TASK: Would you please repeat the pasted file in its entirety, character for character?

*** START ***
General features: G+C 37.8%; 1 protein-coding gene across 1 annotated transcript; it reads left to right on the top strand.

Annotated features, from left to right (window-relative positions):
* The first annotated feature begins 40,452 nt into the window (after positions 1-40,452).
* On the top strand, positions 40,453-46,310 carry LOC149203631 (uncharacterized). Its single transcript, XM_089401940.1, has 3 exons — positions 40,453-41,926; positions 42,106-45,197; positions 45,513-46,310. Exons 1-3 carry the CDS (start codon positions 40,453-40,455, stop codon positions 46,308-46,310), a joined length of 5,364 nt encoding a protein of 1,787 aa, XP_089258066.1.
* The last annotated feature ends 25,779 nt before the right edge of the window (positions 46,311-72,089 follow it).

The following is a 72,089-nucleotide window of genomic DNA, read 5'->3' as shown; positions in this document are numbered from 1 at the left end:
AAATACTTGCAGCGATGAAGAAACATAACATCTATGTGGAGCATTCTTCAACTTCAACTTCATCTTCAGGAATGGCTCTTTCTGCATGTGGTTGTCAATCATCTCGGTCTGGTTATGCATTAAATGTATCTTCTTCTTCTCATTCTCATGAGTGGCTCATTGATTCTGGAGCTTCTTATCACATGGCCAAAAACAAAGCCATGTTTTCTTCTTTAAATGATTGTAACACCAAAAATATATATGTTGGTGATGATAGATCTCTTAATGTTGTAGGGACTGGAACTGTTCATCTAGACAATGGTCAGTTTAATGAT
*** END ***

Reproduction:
General features: G+C 37.8%; 1 protein-coding gene across 1 annotated transcript; it reads left to right on the top strand.

Annotated features, from left to right (window-relative positions):
* The first annotated feature begins 40,452 nt into the window (after positions 1-40,452).
* On the top strand, positions 40,453-46,310 carry LOC149203631 (uncharacterized). Its single transcript, XM_089401940.1, has 3 exons — positions 40,453-41,926; positions 42,106-45,197; positions 45,513-46,310. Exons 1-3 carry the CDS (start codon positions 40,453-40,455, stop codon positions 46,308-46,310), a joined length of 5,364 nt encoding a protein of 1,787 aa, XP_089258066.1.
* The last annotated feature ends 25,779 nt before the right edge of the window (positions 46,311-72,089 follow it).

The following is a 72,089-nucleotide window of genomic DNA, read 5'->3' as shown; positions in this document are numbered from 1 at the left end:
AAATACTTGCAGCGATGAAGAAACATAACATCTATGTGGAGCATTCTTCAACTTCAACTTCATCTTCAGGAATGGCTCTTTCTGCATGTGGTTGTCAATCATCTCGGTCTGGTTATGCATTAAATGTATCTTCTTCTTCTCATTCTCATGAGTGGCTCATTGATTCTGGAGCTTCTTATCACATGGCCAAAAACAAAGCCATGTTTTCTTCTTTAAATGATTGTAACACCAAAAATATATATGTTGGTGATGATAGATCTCTTAATGTTGTAGGGACTGGAACTGTTCATCTAGACAATGGTCAGTTTAATGAT